"“The film almost becomes a cinematic counterpart to a relay-race…”"

As 360 is the opening feature at the London Film Festival, launching the 16 day event, I had high expectations for Fernando Meirelles latest production, although despite the strong ensemble cast, it was quite unexciting and monotonous.

This highly universal feature, following a variety of characters lives, from Slovakia, France, Russia and Brazil amongst others, it’s a nationally-indefinable film, with countless different languages spoken right the way through as subtitles come and go throughout.

The premise is that of following just everyday people, all of whom are embroiled in their own personal issues, some more serious than others. From a Slovakian prostitute named Mirkha (Lucia Siposova), to a British businessman (Jude Law), and his turbulent and unstable marriage with his wife Rose (Rachel Weisz), to an elderly man (Anthony Hopkins) whose daughter is missing and presumed dead, who forms an unlikely friendship with Brazilian girl Laura, (Maria Flor) whose ex-partner was having an affair with Rose. – highlighting merely a few of many conflicting storylines that appear in this film.

I suppose it’s a smart idea, as the film almost becomes a cinematic counterpart to a relay-race, as the way the different stories blend into each other feels as if a baton is being passed along.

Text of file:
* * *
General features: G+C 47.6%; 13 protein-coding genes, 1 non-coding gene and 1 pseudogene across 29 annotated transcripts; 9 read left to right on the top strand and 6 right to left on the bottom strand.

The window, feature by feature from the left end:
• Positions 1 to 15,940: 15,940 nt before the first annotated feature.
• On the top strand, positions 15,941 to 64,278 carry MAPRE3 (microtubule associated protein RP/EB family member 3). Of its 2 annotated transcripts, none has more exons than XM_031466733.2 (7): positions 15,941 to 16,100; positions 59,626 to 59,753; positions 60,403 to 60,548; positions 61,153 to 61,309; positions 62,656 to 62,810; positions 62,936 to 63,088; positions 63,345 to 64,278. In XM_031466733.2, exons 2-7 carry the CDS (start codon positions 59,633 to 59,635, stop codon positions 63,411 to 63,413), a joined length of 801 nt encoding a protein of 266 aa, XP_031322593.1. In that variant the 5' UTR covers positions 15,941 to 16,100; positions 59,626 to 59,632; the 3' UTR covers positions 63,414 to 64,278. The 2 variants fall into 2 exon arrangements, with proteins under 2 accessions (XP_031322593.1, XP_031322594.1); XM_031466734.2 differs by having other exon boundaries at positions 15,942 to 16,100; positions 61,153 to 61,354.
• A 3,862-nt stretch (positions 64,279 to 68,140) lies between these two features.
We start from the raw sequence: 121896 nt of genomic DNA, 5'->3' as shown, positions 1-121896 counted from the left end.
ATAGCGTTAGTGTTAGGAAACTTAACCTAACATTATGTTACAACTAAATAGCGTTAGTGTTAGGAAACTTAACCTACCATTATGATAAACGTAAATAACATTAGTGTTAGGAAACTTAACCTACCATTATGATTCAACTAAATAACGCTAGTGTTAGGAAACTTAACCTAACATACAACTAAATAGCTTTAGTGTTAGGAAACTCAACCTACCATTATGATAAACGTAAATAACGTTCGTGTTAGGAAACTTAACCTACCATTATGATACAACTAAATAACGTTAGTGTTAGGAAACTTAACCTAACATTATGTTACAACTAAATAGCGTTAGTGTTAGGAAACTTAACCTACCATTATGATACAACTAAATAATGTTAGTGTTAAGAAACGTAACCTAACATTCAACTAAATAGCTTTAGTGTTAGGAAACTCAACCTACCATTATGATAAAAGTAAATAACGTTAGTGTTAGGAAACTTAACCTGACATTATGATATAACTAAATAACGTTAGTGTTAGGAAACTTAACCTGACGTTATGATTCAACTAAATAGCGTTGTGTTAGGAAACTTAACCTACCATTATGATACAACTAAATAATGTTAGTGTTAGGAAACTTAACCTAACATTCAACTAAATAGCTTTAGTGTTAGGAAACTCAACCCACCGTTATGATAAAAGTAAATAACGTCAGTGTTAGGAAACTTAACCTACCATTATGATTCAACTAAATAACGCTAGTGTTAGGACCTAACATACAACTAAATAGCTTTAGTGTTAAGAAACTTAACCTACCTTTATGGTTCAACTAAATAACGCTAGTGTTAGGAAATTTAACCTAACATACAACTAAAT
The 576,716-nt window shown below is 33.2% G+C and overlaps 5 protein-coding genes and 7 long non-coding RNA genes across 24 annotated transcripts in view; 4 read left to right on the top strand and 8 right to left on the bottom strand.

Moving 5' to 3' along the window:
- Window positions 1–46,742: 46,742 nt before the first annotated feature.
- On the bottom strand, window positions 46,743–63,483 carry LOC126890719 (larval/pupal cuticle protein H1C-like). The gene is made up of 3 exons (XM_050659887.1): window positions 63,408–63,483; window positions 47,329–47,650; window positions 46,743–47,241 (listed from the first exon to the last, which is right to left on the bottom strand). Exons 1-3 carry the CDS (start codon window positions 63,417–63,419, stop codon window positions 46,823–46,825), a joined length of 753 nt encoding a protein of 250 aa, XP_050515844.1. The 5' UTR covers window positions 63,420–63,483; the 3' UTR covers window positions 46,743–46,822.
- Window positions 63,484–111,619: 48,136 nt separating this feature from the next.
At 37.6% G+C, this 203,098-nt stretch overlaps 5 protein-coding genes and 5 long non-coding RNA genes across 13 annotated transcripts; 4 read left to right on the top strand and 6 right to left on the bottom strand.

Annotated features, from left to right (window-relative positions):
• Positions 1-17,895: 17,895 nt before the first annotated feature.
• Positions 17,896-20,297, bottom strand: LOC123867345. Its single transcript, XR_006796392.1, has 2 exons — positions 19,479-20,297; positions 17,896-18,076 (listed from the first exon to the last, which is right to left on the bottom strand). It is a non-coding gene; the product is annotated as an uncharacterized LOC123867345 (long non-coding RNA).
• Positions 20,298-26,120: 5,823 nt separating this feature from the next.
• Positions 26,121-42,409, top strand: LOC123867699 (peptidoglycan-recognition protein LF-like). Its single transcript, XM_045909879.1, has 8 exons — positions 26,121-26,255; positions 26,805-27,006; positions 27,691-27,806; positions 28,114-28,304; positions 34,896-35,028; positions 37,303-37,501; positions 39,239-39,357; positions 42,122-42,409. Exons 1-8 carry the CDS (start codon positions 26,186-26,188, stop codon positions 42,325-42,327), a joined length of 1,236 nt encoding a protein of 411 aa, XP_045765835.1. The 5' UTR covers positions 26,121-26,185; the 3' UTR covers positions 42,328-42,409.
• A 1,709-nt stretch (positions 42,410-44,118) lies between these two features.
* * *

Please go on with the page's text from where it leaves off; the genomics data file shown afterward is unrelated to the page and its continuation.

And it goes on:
However, despite the innovativeness shown by director Meirelles (City of God), the quick-moving drama has many flaws as a result to its fast pace. Firstly, we don’t have a chance to get to know any of the characters, leaving little room for emotional attachment. It’s difficult to empathise with their situation when you feel as if you barely know anything about them. 

And, despite the films fast pace due to the switchover of numerous storylines – the feature still manages to feel quite repetitive and tedious, and dare I say it, reasonably boring.

I did quite enjoy the concept to the film however, the way the characters and stories would link together was well done (Meirelles did study architecture, after all), and, apparent due to the film’s somewhat elucidated title, it does indeed perform a 360, as it links up at the end correspondingly to how it begun. I also appreciated the camerawork to the film, with various panning shots; linking scenes together, it enhanced the 360 element, almost giving the film a revolving storyboard feel.

But ultimately the characters are undefined, and the story is lacking in any real depth, as the tales each character offers to the film are tame and insipid. However, in some ways it was quite an honest reflection upon modern society, highlighting the multiculturalism, particularly in big cities such as Paris or London.

However, it is quite difficult not to feel quite disappointed with the film, as with an impressive array of international talent, and bearing in mind the credentials of the filmmakers, written by the double-Oscar nominated Peter Morgan, it was just too lacklustre and was short in profundity.

And although the London film festival is presenting numerous wonderful films this autumn, if it wishes to be as paramount or prestigious as Cannes or Toronto for example, it’s going to need a better selection for opening feature at next years event.